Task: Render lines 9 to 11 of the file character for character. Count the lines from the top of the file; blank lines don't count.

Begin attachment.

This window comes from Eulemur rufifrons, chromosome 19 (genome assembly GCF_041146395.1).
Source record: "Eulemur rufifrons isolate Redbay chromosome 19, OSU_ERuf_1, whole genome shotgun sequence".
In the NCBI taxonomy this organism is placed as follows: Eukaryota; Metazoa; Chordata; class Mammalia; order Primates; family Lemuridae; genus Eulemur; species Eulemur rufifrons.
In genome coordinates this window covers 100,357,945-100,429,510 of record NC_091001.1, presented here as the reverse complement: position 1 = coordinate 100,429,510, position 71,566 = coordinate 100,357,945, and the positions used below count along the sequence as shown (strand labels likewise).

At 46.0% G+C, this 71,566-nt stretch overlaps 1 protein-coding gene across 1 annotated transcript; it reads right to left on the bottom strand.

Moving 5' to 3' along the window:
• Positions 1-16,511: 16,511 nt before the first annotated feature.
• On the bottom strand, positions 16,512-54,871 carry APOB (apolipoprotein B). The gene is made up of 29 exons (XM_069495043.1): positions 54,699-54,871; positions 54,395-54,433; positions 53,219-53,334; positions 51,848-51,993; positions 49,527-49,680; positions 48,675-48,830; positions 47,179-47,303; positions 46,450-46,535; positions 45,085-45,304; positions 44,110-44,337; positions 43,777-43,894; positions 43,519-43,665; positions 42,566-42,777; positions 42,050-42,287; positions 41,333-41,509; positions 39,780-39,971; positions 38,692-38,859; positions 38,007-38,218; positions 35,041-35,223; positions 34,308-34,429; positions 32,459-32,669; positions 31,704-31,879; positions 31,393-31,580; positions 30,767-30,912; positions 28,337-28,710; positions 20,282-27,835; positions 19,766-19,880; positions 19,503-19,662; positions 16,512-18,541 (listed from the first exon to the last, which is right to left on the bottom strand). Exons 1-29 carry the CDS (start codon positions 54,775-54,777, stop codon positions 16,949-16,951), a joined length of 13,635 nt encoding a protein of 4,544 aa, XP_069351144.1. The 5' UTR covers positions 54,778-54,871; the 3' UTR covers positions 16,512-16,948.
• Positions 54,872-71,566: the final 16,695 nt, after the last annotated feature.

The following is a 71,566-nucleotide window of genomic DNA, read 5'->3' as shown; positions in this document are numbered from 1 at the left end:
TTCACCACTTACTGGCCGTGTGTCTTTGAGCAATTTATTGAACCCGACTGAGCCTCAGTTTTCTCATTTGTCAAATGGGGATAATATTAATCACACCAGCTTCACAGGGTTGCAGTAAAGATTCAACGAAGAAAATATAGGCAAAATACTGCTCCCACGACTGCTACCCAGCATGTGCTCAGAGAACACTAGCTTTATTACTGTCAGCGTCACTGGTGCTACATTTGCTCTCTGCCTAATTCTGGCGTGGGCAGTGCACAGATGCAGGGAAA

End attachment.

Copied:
• Positions 54,872-71,566: the final 16,695 nt, after the last annotated feature.

The following is a 71,566-nucleotide window of genomic DNA, read 5'->3' as shown; positions in this document are numbered from 1 at the left end:
TTCACCACTTACTGGCCGTGTGTCTTTGAGCAATTTATTGAACCCGACTGAGCCTCAGTTTTCTCATTTGTCAAATGGGGATAATATTAATCACACCAGCTTCACAGGGTTGCAGTAAAGATTCAACGAAGAAAATATAGGCAAAATACTGCTCCCACGACTGCTACCCAGCATGTGCTCAGAGAACACTAGCTTTATTACTGTCAGCGTCACTGGTGCTACATTTGCTCTCTGCCTAATTCTGGCGTGGGCAGTGCACAGATGCAGGGAAA